Global organizations face multiple challenges during economic downturns, but the fallout unique to COVID-19 has presented new and unusual obstacles for finance and tax teams. Transfer pricing (TP) is one function in particular that requires significant attention as organizations navigate the multiple disruptions across consumer demand and their supply chains. TP teams are playing a high stakes game of trying to price transactions as favorably as possible for the group (often against a backdrop of tightening cashflow problems and growing losses), while adhering to their existing TP policies and monitoring the many individual government tax legislation changes they must comply with.
One such challenge TP teams are tasked with is understanding changes in allocated risk across different entities within their supply chains. Namely, it’s to identify and mitigate “losses arising from the pandemic’s effect on their markets.” For example, car manufacturers may extract rubber via one entity, process it to create tires via a second entity, and then fit other components together to make a finished wheel via a third entity. Since these operations can be carried out in different countries and within different market segments, the risk to each entity from COVID-19’s impact will vary.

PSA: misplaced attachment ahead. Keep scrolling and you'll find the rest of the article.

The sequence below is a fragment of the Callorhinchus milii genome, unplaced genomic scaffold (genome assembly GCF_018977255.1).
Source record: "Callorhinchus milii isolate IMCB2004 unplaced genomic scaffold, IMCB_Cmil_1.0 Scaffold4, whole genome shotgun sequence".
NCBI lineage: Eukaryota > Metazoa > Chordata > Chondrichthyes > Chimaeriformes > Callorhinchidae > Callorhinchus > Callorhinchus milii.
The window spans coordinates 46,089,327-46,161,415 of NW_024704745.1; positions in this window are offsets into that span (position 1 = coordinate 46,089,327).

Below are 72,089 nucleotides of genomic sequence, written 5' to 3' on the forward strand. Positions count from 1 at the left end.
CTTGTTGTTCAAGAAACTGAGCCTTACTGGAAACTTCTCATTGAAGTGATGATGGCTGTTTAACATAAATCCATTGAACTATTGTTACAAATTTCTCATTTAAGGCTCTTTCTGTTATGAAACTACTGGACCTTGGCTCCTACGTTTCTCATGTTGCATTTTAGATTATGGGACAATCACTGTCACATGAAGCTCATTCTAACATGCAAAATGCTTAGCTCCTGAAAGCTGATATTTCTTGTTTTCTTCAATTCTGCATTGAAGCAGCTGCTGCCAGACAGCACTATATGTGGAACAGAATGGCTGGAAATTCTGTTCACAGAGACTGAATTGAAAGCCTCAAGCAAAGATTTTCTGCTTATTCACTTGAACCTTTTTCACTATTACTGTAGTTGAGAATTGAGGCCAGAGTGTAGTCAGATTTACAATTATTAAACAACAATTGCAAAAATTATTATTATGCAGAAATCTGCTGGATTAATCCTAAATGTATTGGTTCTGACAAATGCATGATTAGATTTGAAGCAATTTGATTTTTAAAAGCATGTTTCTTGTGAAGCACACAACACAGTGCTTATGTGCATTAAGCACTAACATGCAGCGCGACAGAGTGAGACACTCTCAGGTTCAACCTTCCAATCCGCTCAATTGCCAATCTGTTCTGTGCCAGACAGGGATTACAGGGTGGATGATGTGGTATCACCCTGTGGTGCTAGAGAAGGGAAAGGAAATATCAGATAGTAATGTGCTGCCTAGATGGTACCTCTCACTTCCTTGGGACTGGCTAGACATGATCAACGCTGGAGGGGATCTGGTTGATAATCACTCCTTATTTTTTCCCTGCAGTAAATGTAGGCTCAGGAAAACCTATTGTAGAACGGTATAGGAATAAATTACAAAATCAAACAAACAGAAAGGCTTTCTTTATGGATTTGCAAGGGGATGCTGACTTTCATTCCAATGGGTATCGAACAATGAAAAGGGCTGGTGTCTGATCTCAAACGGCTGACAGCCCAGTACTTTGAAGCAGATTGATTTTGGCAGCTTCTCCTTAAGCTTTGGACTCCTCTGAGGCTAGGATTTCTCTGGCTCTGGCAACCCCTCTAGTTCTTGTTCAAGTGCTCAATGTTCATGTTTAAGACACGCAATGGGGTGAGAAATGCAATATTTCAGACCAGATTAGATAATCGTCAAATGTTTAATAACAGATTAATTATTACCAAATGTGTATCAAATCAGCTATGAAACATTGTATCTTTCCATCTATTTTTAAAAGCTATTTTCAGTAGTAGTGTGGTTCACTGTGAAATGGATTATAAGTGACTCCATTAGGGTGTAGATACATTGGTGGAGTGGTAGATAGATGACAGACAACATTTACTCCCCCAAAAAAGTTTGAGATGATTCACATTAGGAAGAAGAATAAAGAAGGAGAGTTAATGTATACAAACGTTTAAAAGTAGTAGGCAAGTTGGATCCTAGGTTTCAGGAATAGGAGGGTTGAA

In some cases, to manage this rebalancing of risk, multinational enterprises (MNEs) may be able to adjust pricing between these different subsidiaries to reflect the changes in demand, raw material prices, workforce dynamics, and government policies. However, others may be locked into two- and three-year agreements with tax authorities that are no longer financially tenable. How can organizations monitor and manage their transfer pricing against these issues?
This is where operational transfer pricing comes in. It’s a specific function within transfer pricing that oversees the adherence to previously established pricing strategies between all corporate-owned entities across the entire global value chain. To do this, it ensures that cost allocation rules and calculations are applied properly, while still leaving some wiggle room to adjust pricing when needed based on rates, rules, formulas, and data changes over time.